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 CAB Expenses Exceed Revenues by Half a Million

May 2, 2007 - The financial background against which the Charles A. Beard School Board would later be asked to consider personnel cuts for next year was presented as the first matter of business at the board's April 17 meeting.

Ray Pavy, a former assistant superintendent for the New Castle Community School Corp hired by CAB on contract in January as an interim business manager after Amanda Zurwell resigned, provided the board with a summary CAB's financial problems. He identified for the board four "pieces of information" he said were important.

*For the period July 1, 2005, through June 30, 2006, Pavy said CAB's expenses exceeded its revenues by about $500,000.

*Pavy next noted that CAB collected about $307,000 less in property taxes than the maximum available for its General Fund levy for its 2006 budget.

*According to Pavy, retroactive increases in pay and health insurance premiums for staff cost CAB about $260,000.

*Finally, Pavy said a decline in enrollment could result in the loss of as much as $255,000 in state aid for 2007.

Pavy provided the board with the amounts of state aid CAB received in 2004, 2005 and 2006. After a drop of less than one-tenth a percent between 2005 and 2006, he said the school corporation is likely to see state support drop about four percent in 2007.

With the amount of state support received being based on student enrollment, Pavy said he thinks there needs to be "a change in attitude" in terms of how state support for education is determined. He encouraged the board and public in attendance to contact lawmakers and urge them to adopt a school funding scheme that doesn't penalize small school corporations or those with declining enrollment.

Praising the benefits of a small school corporation, Pavy rhetorically asked, "Would you rather have your child attend Knightstown High School, Broad Ripple High School or Pike High School?" He said he would rather have his children attend KHS, which he said was the only school of the three to meet the Adequate Yearly Progress benchmark required by the No Child Left Behind Act.

After Pavy concluded his presentation, Superintendent David McGuire told the board he thought a state estimate that CAB's enrollment will drop another 40 students next year was a little high. Likening such projections to the uncertainty of long-term weather forecasting, he said he believed the decrease in students would be closer to 36, which he said would still result in the loss of "a significant chunk of money."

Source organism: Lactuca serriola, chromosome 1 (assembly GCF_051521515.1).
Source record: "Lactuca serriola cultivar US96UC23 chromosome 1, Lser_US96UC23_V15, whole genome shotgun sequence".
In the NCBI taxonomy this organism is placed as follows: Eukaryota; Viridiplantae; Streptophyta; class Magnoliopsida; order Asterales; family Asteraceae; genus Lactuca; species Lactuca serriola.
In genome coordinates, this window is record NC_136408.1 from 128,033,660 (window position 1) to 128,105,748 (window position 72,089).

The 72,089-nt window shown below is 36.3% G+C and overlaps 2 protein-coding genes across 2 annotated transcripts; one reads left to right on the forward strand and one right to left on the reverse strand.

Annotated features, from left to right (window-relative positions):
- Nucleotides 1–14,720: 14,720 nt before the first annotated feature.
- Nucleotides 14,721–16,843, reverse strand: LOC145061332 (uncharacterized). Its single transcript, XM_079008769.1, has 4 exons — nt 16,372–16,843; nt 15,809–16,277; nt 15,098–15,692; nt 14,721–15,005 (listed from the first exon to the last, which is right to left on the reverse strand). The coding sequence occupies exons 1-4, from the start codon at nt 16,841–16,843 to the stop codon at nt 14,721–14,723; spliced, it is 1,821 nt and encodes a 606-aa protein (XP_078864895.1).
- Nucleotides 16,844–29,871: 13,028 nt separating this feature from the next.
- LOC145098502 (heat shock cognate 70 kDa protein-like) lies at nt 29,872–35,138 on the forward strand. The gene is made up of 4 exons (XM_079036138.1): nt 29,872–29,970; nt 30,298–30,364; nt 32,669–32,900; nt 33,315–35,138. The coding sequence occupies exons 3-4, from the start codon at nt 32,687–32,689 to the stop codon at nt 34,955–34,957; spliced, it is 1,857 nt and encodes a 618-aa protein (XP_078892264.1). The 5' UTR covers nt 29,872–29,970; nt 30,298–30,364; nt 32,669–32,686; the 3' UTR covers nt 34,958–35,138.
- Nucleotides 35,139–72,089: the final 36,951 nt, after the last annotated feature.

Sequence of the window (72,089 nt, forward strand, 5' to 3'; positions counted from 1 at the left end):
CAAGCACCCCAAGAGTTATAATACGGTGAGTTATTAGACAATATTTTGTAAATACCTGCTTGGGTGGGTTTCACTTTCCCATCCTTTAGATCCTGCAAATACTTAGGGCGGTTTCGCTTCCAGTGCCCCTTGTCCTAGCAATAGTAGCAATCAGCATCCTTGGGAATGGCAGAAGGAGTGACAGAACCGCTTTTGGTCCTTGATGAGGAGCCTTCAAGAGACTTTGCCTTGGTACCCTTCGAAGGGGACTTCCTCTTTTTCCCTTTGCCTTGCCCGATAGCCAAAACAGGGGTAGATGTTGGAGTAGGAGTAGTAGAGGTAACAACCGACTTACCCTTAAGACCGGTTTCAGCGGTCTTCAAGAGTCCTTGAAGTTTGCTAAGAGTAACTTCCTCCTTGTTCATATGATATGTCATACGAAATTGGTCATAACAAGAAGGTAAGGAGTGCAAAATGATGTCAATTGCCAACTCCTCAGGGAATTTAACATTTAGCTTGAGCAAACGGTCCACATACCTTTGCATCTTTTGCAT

The potential impact of these financial issues on CAB employees and students became evident about 75 minutes later. As one of the last items of business that night, McGuire asked the board for permission to begin the process that could lead to the elimination of five positions.

As The Banner previously reported, the board unanimously voted at the April 17 meeting to have McGuire officially notify the following five employees that their positions have been targeted for possible elimination through reduction in force (RIF): Jan Crouch, vocal music instructor for KHS and Knightstown Intermediate School; KIS gifted and talented teacher Lisa Haughn; KHS business teacher Richard VanOsdol; elementary school social worker Susan Logan; and mental health counselor Mark Herbkersman. The board is expected to vote sometime in May on whether to make these personnel cuts, which McGuire said could save CAB between $185,000 and $200,000.

The financial news at the April 17 meeting was not all grim. Business Manager David Bundy advised the board that the estate of Helen B. (Baum) Vogt pledged an endowment of $60,000 to fund two $30,000 scholarships: one for a student studying fine arts and one for a student studying business administration. Vogt was a 1936 graduate of KHS.

In other financial matters, the board approved payment of claims totaling $833,891.01. As has been the case this entire school year, monthly reports detailing the finances for the cafeteria programs for CAB and its five schools were not provided to the board. The board also voted to approve returning $7,786.24 in outstanding "stale" checks back to the corporation's General Fund.

 

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